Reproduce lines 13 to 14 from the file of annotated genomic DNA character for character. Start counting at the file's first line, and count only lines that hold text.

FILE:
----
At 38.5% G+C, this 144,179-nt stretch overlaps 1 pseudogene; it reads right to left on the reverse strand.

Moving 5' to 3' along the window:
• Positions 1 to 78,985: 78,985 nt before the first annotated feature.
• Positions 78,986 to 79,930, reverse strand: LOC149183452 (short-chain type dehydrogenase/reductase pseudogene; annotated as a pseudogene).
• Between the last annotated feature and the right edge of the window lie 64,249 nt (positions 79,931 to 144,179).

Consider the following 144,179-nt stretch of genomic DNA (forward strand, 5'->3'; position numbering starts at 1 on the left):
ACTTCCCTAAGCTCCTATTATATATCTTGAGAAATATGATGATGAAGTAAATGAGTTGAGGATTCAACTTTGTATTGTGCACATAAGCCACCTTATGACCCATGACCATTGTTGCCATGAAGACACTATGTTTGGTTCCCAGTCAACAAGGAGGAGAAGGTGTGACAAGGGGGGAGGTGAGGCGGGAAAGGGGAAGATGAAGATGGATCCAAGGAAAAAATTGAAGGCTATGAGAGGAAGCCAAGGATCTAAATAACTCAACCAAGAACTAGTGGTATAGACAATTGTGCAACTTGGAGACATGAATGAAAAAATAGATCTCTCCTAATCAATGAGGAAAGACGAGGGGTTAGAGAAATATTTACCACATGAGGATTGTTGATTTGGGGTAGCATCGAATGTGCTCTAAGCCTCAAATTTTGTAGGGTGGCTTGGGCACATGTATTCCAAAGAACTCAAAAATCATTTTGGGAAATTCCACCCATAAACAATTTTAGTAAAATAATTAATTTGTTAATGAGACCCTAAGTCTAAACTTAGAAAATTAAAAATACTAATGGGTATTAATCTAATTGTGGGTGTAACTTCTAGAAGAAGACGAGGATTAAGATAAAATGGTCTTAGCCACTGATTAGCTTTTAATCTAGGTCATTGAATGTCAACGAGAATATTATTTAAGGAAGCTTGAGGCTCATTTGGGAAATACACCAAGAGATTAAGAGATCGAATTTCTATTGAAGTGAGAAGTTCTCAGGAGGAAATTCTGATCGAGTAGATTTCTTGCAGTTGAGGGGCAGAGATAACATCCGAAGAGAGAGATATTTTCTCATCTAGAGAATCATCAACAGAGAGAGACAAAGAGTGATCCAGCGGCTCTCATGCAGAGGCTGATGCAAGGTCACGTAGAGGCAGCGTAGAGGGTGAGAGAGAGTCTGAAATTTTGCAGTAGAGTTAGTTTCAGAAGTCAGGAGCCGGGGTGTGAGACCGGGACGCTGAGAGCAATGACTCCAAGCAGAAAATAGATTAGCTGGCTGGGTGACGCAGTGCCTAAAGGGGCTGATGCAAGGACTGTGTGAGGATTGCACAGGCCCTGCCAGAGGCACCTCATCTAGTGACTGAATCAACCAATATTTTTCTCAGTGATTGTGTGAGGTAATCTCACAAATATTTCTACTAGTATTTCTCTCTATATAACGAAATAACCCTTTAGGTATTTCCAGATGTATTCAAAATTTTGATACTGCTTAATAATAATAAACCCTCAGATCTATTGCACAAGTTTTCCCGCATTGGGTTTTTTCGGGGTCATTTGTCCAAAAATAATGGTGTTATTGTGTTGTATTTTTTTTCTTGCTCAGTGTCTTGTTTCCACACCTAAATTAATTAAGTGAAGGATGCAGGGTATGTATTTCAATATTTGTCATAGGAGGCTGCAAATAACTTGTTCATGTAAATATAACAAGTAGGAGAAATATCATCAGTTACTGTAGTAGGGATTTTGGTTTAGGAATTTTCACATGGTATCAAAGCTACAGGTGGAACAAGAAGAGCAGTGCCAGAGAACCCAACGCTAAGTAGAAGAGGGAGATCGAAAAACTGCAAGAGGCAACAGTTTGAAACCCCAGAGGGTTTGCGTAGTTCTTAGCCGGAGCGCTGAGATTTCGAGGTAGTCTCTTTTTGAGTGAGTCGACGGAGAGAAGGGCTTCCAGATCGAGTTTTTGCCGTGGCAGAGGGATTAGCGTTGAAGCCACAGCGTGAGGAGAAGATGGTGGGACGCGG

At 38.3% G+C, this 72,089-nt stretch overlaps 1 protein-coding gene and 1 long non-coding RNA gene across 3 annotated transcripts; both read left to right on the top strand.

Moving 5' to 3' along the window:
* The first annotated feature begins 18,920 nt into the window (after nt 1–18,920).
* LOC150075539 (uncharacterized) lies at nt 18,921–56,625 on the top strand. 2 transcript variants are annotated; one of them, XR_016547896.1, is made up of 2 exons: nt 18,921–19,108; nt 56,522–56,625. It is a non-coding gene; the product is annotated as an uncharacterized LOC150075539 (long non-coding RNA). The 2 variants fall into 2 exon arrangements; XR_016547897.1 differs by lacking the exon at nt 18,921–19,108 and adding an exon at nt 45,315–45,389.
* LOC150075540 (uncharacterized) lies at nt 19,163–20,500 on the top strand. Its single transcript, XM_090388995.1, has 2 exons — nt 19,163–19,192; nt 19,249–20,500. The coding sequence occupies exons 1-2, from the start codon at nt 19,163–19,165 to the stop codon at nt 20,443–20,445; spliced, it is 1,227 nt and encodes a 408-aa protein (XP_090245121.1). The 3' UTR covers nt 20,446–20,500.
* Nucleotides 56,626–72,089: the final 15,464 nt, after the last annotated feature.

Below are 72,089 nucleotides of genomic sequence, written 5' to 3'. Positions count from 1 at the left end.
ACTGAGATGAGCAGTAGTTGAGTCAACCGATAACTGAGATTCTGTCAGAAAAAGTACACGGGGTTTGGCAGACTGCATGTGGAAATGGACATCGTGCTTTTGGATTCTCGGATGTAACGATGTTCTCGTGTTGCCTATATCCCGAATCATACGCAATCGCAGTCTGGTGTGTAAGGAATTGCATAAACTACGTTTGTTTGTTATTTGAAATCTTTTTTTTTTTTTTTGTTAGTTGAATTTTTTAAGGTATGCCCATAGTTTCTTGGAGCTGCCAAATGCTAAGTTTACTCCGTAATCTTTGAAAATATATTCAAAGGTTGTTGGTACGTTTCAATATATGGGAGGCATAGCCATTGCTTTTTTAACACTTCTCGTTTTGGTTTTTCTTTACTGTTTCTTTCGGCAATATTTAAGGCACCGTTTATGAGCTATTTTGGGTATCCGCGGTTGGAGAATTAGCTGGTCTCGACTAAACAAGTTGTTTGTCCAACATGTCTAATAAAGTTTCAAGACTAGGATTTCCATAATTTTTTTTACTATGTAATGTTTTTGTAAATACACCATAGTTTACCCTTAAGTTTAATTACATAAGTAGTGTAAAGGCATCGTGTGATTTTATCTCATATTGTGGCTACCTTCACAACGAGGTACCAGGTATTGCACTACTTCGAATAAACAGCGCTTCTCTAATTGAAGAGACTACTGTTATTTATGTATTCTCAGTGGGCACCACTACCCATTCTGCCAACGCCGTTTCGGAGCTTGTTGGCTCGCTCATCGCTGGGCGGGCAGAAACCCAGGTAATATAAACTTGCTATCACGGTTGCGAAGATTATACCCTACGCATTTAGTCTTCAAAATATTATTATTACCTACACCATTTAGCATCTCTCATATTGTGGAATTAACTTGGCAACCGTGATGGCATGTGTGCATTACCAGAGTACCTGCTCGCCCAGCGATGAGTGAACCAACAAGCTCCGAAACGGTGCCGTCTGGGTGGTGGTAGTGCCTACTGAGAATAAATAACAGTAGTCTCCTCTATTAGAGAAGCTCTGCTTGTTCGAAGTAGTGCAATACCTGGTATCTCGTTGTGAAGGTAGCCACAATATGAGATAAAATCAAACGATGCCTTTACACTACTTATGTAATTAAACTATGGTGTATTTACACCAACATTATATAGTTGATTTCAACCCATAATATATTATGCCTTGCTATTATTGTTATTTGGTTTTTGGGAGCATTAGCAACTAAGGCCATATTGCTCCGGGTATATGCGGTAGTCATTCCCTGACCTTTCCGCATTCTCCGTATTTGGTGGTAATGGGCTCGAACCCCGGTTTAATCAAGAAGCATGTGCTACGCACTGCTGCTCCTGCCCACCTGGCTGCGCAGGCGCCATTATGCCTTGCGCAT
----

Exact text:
* Nucleotides 56,626–72,089: the final 15,464 nt, after the last annotated feature.

Below are 72,089 nucleotides of genomic sequence, written 5' to 3'. Positions count from 1 at the left end.